The Swedish universal health care system has been changing. Fewer resources in fixed prices were spent on health care during the late 1990s, a consequence of policies implemented during the economic downturn, but they have been rising and now exceed what was spent in 1993. Health care is provided at the county level, with variations in its delivery. As in the United States, hospital stays have been considerably shortened, and consequently, the number of hospital beds has declined by about a half. This has had a significant impact on the need for ongoing care at home for many, especially the elderly. Physicians in private practice are now a noticeable proportion of health care providers. Nearly all are paid with public funds, however. User fees have risen. And total expenditures on dental care insurance, in constant prices, decreased dramatically in the 1990s. The latest budget includes a promise, with no details given, to introduce a program to insure dental health and to protect individuals from high dental costs. Dental care remains free for children under 20.
Family benefits have been and remain the hallmark of the Swedish welfare state. The complex of benefits, provided at the national level, are aimed at assuring mothers and fathers financial security at childbirth or adoption and, importantly, allowing parents to combine work, education and family life. Unlike in some other countries, in this arena, there is a strong emphasis on creating the conditions for and explicitly encouraging gender equality.
Parental leave epitomizes Swedish family policy. It currently compensates new parents for time away from work for a total of 13 months at 80 percent of their previous earnings, up to a ceiling that covers most people. Designed to encourage fathers to participate in the care of their infants, each parent must take at least one month (the so-called "daddy month") of the total or lose it. An additional three months can be taken at a lower flat daily rate that has just been tripled to a low 180 SEK (about $23). While parental leave is structured to encourage fathers to spend time with their newborns, 84 percent of the time off is taken by women, but the proportion used by men has risen since the early 1990s. A recent controversial proposal of a government-appointed commission, designed to encourage greater participation of fathers in the care of their newborns, would extend parental leave to 15 months with the requirement that each parent take at least five months of leave. There are also various benefits for working pregnant women, including paid leave prior to giving birth, and compensated paternity leave that enables fathers (or, in certain circumstances, someone other than the father) to remain at home for 10 days at the birth or adoption of the child. This benefit is widely used. Another benefit provides income at the relatively low fixed rate to new parents who were unemployed at the time of birth or adoption. Either parent can also take up to 60 days per child per year to care for a sick child at 80 percent of earnings. These expanded parental and sick leave benefits are to some extent designed to encourage a higher fertility rate that declined rather steeply since peaking in 1992, in part because of insecure employment. Although now among the highest in Europe, the fertility rate is still below its previous high.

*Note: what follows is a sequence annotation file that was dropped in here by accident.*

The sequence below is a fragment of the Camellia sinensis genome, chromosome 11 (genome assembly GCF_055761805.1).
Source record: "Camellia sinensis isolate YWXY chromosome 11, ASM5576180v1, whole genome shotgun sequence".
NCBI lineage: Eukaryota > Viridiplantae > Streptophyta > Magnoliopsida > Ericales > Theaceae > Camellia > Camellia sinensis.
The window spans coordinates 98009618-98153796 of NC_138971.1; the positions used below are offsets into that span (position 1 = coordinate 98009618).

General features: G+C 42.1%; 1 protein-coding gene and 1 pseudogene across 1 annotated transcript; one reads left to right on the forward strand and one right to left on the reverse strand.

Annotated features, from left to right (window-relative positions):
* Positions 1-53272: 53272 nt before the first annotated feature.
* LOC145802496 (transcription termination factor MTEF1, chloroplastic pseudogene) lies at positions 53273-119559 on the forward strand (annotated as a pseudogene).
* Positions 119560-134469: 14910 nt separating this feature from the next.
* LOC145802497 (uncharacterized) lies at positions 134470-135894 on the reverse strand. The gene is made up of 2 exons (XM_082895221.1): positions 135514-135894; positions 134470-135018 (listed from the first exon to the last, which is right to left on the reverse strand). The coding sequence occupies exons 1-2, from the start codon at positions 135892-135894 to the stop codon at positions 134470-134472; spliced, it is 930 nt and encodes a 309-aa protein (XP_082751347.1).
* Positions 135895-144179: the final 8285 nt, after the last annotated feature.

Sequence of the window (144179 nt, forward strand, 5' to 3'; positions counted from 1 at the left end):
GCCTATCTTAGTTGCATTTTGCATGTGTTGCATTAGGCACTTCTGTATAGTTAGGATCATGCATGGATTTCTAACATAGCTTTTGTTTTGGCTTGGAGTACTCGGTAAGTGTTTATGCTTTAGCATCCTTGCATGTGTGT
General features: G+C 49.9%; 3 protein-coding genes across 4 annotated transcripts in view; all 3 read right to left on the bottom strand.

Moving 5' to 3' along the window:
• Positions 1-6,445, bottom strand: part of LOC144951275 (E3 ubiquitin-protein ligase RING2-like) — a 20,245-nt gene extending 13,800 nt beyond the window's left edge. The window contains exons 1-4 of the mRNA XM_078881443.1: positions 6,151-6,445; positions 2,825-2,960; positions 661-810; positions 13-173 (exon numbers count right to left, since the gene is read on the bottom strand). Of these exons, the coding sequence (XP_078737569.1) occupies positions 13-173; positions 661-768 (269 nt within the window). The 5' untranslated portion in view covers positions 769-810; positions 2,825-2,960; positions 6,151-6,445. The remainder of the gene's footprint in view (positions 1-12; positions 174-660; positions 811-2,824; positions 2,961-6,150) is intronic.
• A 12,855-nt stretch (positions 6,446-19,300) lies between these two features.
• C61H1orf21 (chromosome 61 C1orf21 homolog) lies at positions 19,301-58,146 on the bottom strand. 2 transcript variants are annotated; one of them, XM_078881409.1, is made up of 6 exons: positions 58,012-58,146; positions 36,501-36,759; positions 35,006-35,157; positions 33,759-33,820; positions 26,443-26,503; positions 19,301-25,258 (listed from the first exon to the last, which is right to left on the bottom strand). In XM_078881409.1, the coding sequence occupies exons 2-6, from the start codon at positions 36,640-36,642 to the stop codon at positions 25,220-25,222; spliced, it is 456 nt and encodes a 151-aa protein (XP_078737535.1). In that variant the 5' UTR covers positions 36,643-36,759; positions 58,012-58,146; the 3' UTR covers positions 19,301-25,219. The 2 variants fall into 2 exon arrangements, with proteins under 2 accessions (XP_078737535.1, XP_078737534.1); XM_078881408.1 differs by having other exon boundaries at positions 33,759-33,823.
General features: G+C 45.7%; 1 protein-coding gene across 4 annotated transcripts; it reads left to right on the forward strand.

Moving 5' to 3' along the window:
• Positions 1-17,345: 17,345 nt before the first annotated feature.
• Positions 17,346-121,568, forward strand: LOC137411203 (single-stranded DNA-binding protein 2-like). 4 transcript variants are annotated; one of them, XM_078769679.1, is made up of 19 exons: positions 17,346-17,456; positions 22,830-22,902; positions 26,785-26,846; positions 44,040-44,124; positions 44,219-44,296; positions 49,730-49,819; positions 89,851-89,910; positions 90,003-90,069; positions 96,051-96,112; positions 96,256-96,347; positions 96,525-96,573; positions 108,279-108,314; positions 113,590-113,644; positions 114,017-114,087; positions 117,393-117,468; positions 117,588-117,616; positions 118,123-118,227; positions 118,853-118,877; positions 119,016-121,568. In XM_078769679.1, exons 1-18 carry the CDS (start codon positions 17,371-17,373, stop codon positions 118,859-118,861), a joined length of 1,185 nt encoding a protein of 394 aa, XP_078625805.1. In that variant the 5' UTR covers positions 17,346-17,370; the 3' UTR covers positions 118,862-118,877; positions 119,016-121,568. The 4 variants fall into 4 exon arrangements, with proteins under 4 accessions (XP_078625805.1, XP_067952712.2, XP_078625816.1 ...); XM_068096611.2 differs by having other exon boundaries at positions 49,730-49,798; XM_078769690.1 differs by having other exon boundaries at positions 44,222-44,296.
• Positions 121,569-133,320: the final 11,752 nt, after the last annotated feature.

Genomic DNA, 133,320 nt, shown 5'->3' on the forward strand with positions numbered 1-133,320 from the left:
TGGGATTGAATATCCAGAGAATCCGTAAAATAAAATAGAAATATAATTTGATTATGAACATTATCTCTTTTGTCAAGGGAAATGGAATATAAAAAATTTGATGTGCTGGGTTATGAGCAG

The universally provided child allowance, which had been reduced in the 1990s, and a supplement that had been eliminated for large families, have been restored and made more generous. Families now receive 1050 SEK/month (or about $135 U.S.) for their first child and progressively more for each additional child (providing a supplement for the second child has just been implemented. The child allowance is an important anti-poverty measure, and a new addition is a child allowance to support parents who are full-time students.
Families with an absent parent also receive the advanced maintenance payment, a public grant to the custodial parent that is even more generous than the child allowance that these families also receive. Compensation for the grants is collected from the absent parents by the authorities whenever possible. The amount per child per month is 1,173 SEK (about $170). Fifteen percent of children from newborn to age 20 receive this grant. One welfare benefit that has been greatly reduced by tightened rule changes is the means-tested housing allowance. Housing costs have become increasingly burdensome, especially for renters. The 2006 budget includes modest increases in funds for the housing allowance.